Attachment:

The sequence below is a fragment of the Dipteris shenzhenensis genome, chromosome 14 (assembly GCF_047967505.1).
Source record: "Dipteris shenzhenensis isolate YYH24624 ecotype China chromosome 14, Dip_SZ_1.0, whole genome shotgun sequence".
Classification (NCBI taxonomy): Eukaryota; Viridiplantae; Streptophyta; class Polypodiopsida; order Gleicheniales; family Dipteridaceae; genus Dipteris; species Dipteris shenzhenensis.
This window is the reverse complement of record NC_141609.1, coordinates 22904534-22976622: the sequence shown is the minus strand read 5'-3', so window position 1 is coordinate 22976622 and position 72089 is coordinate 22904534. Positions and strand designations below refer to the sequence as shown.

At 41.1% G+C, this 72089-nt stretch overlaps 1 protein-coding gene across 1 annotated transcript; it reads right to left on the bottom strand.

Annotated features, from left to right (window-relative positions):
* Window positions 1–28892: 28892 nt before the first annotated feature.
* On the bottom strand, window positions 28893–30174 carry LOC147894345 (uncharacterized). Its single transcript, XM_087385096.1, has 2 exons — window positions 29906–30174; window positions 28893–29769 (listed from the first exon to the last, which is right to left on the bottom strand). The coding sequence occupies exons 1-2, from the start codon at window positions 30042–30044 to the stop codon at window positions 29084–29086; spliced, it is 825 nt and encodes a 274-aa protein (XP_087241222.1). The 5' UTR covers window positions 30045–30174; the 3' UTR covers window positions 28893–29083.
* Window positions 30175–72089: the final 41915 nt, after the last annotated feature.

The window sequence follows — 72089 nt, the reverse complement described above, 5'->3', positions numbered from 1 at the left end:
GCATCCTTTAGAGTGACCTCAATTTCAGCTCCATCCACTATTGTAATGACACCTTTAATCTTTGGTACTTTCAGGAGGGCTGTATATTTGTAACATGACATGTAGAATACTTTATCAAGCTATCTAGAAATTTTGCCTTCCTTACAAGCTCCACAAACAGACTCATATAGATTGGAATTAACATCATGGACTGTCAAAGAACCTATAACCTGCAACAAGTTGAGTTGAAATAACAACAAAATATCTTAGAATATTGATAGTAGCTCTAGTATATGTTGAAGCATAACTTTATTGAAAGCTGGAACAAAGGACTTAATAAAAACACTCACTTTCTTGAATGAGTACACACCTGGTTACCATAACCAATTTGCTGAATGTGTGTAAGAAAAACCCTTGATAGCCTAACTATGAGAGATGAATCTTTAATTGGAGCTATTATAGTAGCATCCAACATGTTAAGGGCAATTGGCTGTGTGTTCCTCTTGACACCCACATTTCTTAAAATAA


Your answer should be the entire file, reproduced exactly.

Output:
The sequence below is a fragment of the Dipteris shenzhenensis genome, chromosome 14 (assembly GCF_047967505.1).
Source record: "Dipteris shenzhenensis isolate YYH24624 ecotype China chromosome 14, Dip_SZ_1.0, whole genome shotgun sequence".
Classification (NCBI taxonomy): Eukaryota; Viridiplantae; Streptophyta; class Polypodiopsida; order Gleicheniales; family Dipteridaceae; genus Dipteris; species Dipteris shenzhenensis.
This window is the reverse complement of record NC_141609.1, coordinates 22904534-22976622: the sequence shown is the minus strand read 5'-3', so window position 1 is coordinate 22976622 and position 72089 is coordinate 22904534. Positions and strand designations below refer to the sequence as shown.

At 41.1% G+C, this 72089-nt stretch overlaps 1 protein-coding gene across 1 annotated transcript; it reads right to left on the bottom strand.

Annotated features, from left to right (window-relative positions):
* Window positions 1–28892: 28892 nt before the first annotated feature.
* On the bottom strand, window positions 28893–30174 carry LOC147894345 (uncharacterized). Its single transcript, XM_087385096.1, has 2 exons — window positions 29906–30174; window positions 28893–29769 (listed from the first exon to the last, which is right to left on the bottom strand). The coding sequence occupies exons 1-2, from the start codon at window positions 30042–30044 to the stop codon at window positions 29084–29086; spliced, it is 825 nt and encodes a 274-aa protein (XP_087241222.1). The 5' UTR covers window positions 30045–30174; the 3' UTR covers window positions 28893–29083.
* Window positions 30175–72089: the final 41915 nt, after the last annotated feature.

The window sequence follows — 72089 nt, the reverse complement described above, 5'->3', positions numbered from 1 at the left end:
GCATCCTTTAGAGTGACCTCAATTTCAGCTCCATCCACTATTGTAATGACACCTTTAATCTTTGGTACTTTCAGGAGGGCTGTATATTTGTAACATGACATGTAGAATACTTTATCAAGCTATCTAGAAATTTTGCCTTCCTTACAAGCTCCACAAACAGACTCATATAGATTGGAATTAACATCATGGACTGTCAAAGAACCTATAACCTGCAACAAGTTGAGTTGAAATAACAACAAAATATCTTAGAATATTGATAGTAGCTCTAGTATATGTTGAAGCATAACTTTATTGAAAGCTGGAACAAAGGACTTAATAAAAACACTCACTTTCTTGAATGAGTACACACCTGGTTACCATAACCAATTTGCTGAATGTGTGTAAGAAAAACCCTTGATAGCCTAACTATGAGAGATGAATCTTTAATTGGAGCTATTATAGTAGCATCCAACATGTTAAGGGCAATTGGCTGTGTGTTCCTCTTGACACCCACATTTCTTAAAATAA